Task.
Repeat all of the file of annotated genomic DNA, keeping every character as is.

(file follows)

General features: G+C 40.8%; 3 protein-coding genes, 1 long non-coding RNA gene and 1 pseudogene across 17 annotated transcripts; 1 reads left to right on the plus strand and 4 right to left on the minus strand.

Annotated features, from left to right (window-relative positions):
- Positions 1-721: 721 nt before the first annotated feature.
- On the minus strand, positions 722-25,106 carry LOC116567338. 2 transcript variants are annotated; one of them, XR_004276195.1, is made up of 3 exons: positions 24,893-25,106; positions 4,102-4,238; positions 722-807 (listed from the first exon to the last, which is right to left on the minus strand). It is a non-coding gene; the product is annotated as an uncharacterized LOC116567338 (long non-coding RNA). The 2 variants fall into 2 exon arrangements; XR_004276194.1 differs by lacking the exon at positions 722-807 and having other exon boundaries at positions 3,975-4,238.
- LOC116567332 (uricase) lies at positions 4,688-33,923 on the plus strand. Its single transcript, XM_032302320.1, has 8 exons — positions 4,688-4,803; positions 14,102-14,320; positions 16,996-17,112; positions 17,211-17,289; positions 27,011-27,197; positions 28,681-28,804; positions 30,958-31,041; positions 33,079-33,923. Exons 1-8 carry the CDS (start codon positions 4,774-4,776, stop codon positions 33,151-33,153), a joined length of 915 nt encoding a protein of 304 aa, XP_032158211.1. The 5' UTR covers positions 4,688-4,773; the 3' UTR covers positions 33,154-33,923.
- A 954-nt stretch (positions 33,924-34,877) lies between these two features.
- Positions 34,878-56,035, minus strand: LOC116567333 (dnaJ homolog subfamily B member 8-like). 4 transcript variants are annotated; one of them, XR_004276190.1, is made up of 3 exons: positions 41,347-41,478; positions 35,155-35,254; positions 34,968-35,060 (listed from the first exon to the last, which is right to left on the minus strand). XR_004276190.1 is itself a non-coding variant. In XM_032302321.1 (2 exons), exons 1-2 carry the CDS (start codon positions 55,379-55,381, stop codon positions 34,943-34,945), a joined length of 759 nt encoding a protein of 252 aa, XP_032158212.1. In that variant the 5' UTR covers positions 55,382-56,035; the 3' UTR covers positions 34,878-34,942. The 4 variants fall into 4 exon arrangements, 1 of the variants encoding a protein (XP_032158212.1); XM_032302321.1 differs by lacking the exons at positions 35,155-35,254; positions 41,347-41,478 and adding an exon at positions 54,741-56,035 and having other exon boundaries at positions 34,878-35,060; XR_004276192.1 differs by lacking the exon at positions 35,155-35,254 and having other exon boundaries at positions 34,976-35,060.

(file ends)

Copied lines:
General features: G+C 40.8%; 3 protein-coding genes, 1 long non-coding RNA gene and 1 pseudogene across 17 annotated transcripts; 1 reads left to right on the plus strand and 4 right to left on the minus strand.

Annotated features, from left to right (window-relative positions):
- Positions 1-721: 721 nt before the first annotated feature.
- On the minus strand, positions 722-25,106 carry LOC116567338. 2 transcript variants are annotated; one of them, XR_004276195.1, is made up of 3 exons: positions 24,893-25,106; positions 4,102-4,238; positions 722-807 (listed from the first exon to the last, which is right to left on the minus strand). It is a non-coding gene; the product is annotated as an uncharacterized LOC116567338 (long non-coding RNA). The 2 variants fall into 2 exon arrangements; XR_004276194.1 differs by lacking the exon at positions 722-807 and having other exon boundaries at positions 3,975-4,238.
- LOC116567332 (uricase) lies at positions 4,688-33,923 on the plus strand. Its single transcript, XM_032302320.1, has 8 exons — positions 4,688-4,803; positions 14,102-14,320; positions 16,996-17,112; positions 17,211-17,289; positions 27,011-27,197; positions 28,681-28,804; positions 30,958-31,041; positions 33,079-33,923. Exons 1-8 carry the CDS (start codon positions 4,774-4,776, stop codon positions 33,151-33,153), a joined length of 915 nt encoding a protein of 304 aa, XP_032158211.1. The 5' UTR covers positions 4,688-4,773; the 3' UTR covers positions 33,154-33,923.
- A 954-nt stretch (positions 33,924-34,877) lies between these two features.
- Positions 34,878-56,035, minus strand: LOC116567333 (dnaJ homolog subfamily B member 8-like). 4 transcript variants are annotated; one of them, XR_004276190.1, is made up of 3 exons: positions 41,347-41,478; positions 35,155-35,254; positions 34,968-35,060 (listed from the first exon to the last, which is right to left on the minus strand). XR_004276190.1 is itself a non-coding variant. In XM_032302321.1 (2 exons), exons 1-2 carry the CDS (start codon positions 55,379-55,381, stop codon positions 34,943-34,945), a joined length of 759 nt encoding a protein of 252 aa, XP_032158212.1. In that variant the 5' UTR covers positions 55,382-56,035; the 3' UTR covers positions 34,878-34,942. The 4 variants fall into 4 exon arrangements, 1 of the variants encoding a protein (XP_032158212.1); XM_032302321.1 differs by lacking the exons at positions 35,155-35,254; positions 41,347-41,478 and adding an exon at positions 54,741-56,035 and having other exon boundaries at positions 34,878-35,060; XR_004276192.1 differs by lacking the exon at positions 35,155-35,254 and having other exon boundaries at positions 34,976-35,060.